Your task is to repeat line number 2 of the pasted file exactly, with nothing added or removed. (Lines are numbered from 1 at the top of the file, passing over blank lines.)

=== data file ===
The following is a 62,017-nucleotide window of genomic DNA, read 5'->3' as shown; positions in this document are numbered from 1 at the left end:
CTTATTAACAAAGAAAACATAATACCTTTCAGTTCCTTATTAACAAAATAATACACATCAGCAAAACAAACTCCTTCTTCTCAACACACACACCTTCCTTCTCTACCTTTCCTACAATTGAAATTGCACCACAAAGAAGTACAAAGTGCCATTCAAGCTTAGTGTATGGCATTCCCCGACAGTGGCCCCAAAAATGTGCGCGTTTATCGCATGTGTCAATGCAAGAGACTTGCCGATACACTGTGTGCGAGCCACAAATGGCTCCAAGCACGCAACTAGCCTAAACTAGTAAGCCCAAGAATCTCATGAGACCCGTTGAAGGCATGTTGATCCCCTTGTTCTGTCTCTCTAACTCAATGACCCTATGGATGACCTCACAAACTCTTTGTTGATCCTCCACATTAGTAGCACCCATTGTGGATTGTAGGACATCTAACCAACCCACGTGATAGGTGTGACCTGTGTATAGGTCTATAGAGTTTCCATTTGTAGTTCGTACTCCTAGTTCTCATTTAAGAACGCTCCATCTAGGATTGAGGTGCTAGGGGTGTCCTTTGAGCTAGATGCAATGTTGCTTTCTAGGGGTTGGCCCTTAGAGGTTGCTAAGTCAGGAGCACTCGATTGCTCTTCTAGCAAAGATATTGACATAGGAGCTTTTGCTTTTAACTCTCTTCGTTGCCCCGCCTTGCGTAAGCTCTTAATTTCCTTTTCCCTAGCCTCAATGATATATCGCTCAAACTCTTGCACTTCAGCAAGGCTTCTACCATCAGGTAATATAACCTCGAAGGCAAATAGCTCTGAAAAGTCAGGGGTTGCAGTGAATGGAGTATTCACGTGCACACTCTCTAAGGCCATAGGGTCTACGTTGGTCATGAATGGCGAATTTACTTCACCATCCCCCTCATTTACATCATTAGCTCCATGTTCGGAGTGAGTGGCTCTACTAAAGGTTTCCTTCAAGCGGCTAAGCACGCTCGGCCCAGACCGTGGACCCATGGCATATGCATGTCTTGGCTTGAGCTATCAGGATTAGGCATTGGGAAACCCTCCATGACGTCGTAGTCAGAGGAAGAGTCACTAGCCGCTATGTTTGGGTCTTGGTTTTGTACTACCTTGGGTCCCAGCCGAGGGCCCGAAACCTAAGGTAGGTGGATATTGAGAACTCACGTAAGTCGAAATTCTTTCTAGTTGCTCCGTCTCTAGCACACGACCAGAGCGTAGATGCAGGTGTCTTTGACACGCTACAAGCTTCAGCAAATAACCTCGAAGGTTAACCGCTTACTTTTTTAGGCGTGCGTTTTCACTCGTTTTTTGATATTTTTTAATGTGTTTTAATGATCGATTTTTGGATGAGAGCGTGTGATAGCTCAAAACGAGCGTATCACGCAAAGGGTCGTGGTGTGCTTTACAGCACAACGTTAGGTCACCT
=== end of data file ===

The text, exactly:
CTTATTAACAAAGAAAACATAATACCTTTCAGTTCCTTATTAACAAAATAATACACATCAGCAAAACAAACTCCTTCTTCTCAACACACACACCTTCCTTCTCTACCTTTCCTACAATTGAAATTGCACCACAAAGAAGTACAAAGTGCCATTCAAGCTTAGTGTATGGCATTCCCCGACAGTGGCCCCAAAAATGTGCGCGTTTATCGCATGTGTCAATGCAAGAGACTTGCCGATACACTGTGTGCGAGCCACAAATGGCTCCAAGCACGCAACTAGCCTAAACTAGTAAGCCCAAGAATCTCATGAGACCCGTTGAAGGCATGTTGATCCCCTTGTTCTGTCTCTCTAACTCAATGACCCTATGGATGACCTCACAAACTCTTTGTTGATCCTCCACATTAGTAGCACCCATTGTGGATTGTAGGACATCTAACCAACCCACGTGATAGGTGTGACCTGTGTATAGGTCTATAGAGTTTCCATTTGTAGTTCGTACTCCTAGTTCTCATTTAAGAACGCTCCATCTAGGATTGAGGTGCTAGGGGTGTCCTTTGAGCTAGATGCAATGTTGCTTTCTAGGGGTTGGCCCTTAGAGGTTGCTAAGTCAGGAGCACTCGATTGCTCTTCTAGCAAAGATATTGACATAGGAGCTTTTGCTTTTAACTCTCTTCGTTGCCCCGCCTTGCGTAAGCTCTTAATTTCCTTTTCCCTAGCCTCAATGATATATCGCTCAAACTCTTGCACTTCAGCAAGGCTTCTACCATCAGGTAATATAACCTCGAAGGCAAATAGCTCTGAAAAGTCAGGGGTTGCAGTGAATGGAGTATTCACGTGCACACTCTCTAAGGCCATAGGGTCTACGTTGGTCATGAATGGCGAATTTACTTCACCATCCCCCTCATTTACATCATTAGCTCCATGTTCGGAGTGAGTGGCTCTACTAAAGGTTTCCTTCAAGCGGCTAAGCACGCTCGGCCCAGACCGTGGACCCATGGCATATGCATGTCTTGGCTTGAGCTATCAGGATTAGGCATTGGGAAACCCTCCATGACGTCGTAGTCAGAGGAAGAGTCACTAGCCGCTATGTTTGGGTCTTGGTTTTGTACTACCTTGGGTCCCAGCCGAGGGCCCGAAACCTAAGGTAGGTGGATATTGAGAACTCACGTAAGTCGAAATTCTTTCTAGTTGCTCCGTCTCTAGCACACGACCAGAGCGTAGATGCAGGTGTCTTTGACACGCTACAAGCTTCAGCAAATAACCTCGAAGGTTAACCGCTTACTTTTTTAGGCGTGCGTTTTCACTCGTTTTTTGATATTTTTTAATGTGTTTTAATGATCGATTTTTGGATGAGAGCGTGTGATAGCTCAAAACGAGCGTATCACGCAAAGGGTCGTGGTGTGCTTTACAGCACAACGTTAGGTCACCT